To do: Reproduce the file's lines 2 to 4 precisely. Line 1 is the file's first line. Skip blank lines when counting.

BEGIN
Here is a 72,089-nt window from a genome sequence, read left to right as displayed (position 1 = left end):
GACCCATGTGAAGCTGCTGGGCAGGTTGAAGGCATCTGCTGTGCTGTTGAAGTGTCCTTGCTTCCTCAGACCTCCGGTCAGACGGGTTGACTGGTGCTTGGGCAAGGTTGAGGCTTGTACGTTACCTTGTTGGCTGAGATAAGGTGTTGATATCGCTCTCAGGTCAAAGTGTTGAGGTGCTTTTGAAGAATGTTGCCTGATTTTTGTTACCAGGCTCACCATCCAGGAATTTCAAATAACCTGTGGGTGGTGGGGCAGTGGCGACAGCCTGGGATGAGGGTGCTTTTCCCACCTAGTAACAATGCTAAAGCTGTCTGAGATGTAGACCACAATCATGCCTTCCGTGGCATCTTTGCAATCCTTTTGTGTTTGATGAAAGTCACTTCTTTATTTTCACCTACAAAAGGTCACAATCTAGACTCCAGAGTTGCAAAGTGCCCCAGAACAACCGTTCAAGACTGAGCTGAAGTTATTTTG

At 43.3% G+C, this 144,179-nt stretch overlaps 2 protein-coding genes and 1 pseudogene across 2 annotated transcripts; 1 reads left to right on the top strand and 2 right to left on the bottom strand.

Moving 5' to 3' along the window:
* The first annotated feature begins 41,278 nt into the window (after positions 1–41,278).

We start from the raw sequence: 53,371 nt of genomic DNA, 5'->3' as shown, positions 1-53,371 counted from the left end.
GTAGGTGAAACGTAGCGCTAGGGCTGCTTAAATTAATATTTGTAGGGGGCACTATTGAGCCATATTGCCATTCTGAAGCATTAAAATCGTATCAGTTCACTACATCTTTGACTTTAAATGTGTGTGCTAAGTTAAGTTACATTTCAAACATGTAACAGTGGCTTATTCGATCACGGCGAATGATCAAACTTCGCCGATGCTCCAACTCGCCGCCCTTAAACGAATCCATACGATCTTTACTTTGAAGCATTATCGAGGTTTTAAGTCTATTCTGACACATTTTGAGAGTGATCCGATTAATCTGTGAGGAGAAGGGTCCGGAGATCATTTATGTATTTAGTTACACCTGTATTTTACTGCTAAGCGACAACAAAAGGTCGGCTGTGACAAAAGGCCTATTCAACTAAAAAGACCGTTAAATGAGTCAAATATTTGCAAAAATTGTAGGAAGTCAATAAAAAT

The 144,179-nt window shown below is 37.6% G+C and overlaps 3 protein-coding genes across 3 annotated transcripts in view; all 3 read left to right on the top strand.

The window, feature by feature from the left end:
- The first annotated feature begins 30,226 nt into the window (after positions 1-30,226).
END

GACCCATGTGAAGCTGCTGGGCAGGTTGAAGGCATCTGCTGTGCTGTTGAAGTGTCCTTGCTTCCTCAGACCTCCGGTCAGACGGGTTGACTGGTGCTTGGGCAAGGTTGAGGCTTGTACGTTACCTTGTTGGCTGAGATAAGGTGTTGATATCGCTCTCAGGTCAAAGTGTTGAGGTGCTTTTGAAGAATGTTGCCTGATTTTTGTTACCAGGCTCACCATCCAGGAATTTCAAATAACCTGTGGGTGGTGGGGCAGTGGCGACAGCCTGGGATGAGGGTGCTTTTCCCACCTAGTAACAATGCTAAAGCTGTCTGAGATGTAGACCACAATCATGCCTTCCGTGGCATCTTTGCAATCCTTTTGTGTTTGATGAAAGTCACTTCTTTATTTTCACCTACAAAAGGTCACAATCTAGACTCCAGAGTTGCAAAGTGCCCCAGAACAACCGTTCAAGACTGAGCTGAAGTTATTTTG

At 43.3% G+C, this 144,179-nt stretch overlaps 2 protein-coding genes and 1 pseudogene across 2 annotated transcripts; 1 reads left to right on the top strand and 2 right to left on the bottom strand.

Moving 5' to 3' along the window: